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Fasting useful for reducing inflammation according to a new study

A fasting regimen can be positive to reduce inflammation and to generally combat chronic inflammatory diseases and the pathologies that can result from them. A new study, this time published on Cell, highlights the positive aspects of fasting and in general of the strong caloric restrictions that can be applied to a normal diet periodically.

Miriam Merad, the author of the study and director of the Precision Immunology Institute at the Icahn School of Medicine at Mount Sinai, showed that intermittent fasting in mice promotes the reduction of the release of pro-inflammatory cells called “monocytes” in the blood.

During the fasting period, these cells appeared in mice to enter a sort of “sleep,” which led them to reduce their inflammatory action compared to the same cells of the mice that had instead taken food. According to Merad herself, “Monocytes are highly inflammatory immune cells that can cause severe tissue damage and the population has seen an increasing amount in their blood circulation due to the eating habits that humans have acquired over the last few centuries.”

The same researcher also admits that the study of the anti-inflammatory effects of fasting can have an “enormous potential” – if the molecular mechanisms by which fasting acts on inflammatory diseases are accurately discovered, new therapeutic strategies could be developed to mimic this process.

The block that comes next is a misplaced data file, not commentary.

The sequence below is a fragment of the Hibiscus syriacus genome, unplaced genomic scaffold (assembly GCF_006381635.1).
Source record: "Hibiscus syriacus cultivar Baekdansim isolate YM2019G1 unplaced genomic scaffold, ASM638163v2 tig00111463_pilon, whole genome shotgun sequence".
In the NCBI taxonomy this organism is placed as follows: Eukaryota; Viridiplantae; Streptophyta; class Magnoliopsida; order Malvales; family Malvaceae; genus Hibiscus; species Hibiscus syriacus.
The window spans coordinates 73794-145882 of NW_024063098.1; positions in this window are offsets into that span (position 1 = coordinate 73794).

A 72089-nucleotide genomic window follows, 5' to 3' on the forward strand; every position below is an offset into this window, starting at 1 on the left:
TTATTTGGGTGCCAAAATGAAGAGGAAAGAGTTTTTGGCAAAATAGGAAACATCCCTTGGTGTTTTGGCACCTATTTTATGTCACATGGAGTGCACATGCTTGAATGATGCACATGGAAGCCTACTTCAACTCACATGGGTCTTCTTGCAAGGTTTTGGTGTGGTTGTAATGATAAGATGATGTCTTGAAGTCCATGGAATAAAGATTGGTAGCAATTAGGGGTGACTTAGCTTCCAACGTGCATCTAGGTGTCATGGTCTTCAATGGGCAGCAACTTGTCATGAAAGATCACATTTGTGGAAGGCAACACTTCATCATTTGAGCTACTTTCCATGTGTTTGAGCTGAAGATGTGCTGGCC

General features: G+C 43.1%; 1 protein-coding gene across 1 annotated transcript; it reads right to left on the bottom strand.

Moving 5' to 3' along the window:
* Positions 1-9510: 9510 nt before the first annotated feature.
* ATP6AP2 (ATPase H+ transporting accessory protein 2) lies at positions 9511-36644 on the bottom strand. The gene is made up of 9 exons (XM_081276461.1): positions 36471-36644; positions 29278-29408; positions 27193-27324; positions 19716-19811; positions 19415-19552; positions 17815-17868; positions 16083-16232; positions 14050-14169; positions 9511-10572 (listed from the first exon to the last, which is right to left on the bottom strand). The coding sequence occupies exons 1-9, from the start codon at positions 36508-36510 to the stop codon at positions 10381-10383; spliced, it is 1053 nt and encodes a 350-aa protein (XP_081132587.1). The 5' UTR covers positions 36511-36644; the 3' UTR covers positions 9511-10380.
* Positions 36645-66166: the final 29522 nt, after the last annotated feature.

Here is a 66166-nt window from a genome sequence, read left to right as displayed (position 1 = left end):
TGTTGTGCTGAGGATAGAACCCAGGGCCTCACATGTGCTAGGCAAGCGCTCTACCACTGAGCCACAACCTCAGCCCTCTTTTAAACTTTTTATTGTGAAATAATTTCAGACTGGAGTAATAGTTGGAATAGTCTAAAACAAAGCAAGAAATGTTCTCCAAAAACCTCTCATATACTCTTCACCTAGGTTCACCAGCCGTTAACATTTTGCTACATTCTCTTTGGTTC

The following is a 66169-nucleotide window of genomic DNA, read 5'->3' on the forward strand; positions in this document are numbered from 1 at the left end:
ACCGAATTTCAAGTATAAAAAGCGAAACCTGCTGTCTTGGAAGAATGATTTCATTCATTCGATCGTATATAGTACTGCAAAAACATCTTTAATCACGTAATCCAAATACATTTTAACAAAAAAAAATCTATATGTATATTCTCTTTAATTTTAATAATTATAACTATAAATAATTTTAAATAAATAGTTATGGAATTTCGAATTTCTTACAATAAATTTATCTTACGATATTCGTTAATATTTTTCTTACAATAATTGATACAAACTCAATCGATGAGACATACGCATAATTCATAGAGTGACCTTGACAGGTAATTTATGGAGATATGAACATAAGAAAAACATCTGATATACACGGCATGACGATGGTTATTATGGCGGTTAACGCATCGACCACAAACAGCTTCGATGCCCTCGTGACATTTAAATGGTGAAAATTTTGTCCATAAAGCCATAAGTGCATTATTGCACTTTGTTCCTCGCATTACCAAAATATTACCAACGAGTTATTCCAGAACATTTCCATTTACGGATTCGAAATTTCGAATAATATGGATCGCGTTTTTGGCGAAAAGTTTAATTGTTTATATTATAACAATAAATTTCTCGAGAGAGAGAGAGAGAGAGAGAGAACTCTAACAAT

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Banana fungus parasite arrives in Colombia

The entire banana industry is on alert after a serious banana plant disease has spread to Colombia, one of the largest banana producing countries in the world. The fact that even this disease, previously found only in crops in Asia, has reached even South America is rekindling local concerns regarding the production of one of the most consumed fruits in the world.

The producers fear for the Global market, currently too dependent on the Cavendish banana, a type of banana known for its durability during sea journeys and in general for its resistance after it has been harvested.

The disease is caused by the parasitic fungus Fusarium oxysporum which most likely came from Asian countries. In recent weeks, confirmation was expected regarding the spread of this fungus also in Latin America, and confirmation came precisely from the analyzes carried out on some crops in Colombia.

According to experts, this parasite could also haunt the Cavendish banana after the Gros Michel quality, also known as Big Mike banana, was literally devastated in the 1950s by another strain of the same parasite that is spreading again today.

But this time, compared to the 1950s when the entire production moved to Cavendish, there is no “backup” banana to bet on if Cavendish also disappears.

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Cargo drones for transporting goods over long distances are about to become a reality

Elroy Air, a California start-up, has successfully completed tests related to the first flight of a cargo drone. This is an unmanned aircraft that can carry heavy loads and that could begin to make real deliveries by mid-2020.

This is a sector, that of delivering goods with unmanned vehicles or aircraft, which could be worth hundreds of billions of dollars according to analysts.

Among the various sub-sectors, more and more space is being given to delivery by cargo drones, which could completely revolutionize the entire industry of logistics.

It is precisely in this sector that Elroy is trying to enter, together with other start-ups, using Vertical Take-Off and Landing (VTOL) aircraft, ie aircraft that take off and land vertically, in this case without even the pilot, and which so they won’t even need a track but just some free space.

Furthermore, those used by Elroy stand out from the crowd because they are not small or medium-sized drones. These are much larger cargo drones, capable of carrying much heavier loads and capable of covering much longer distances.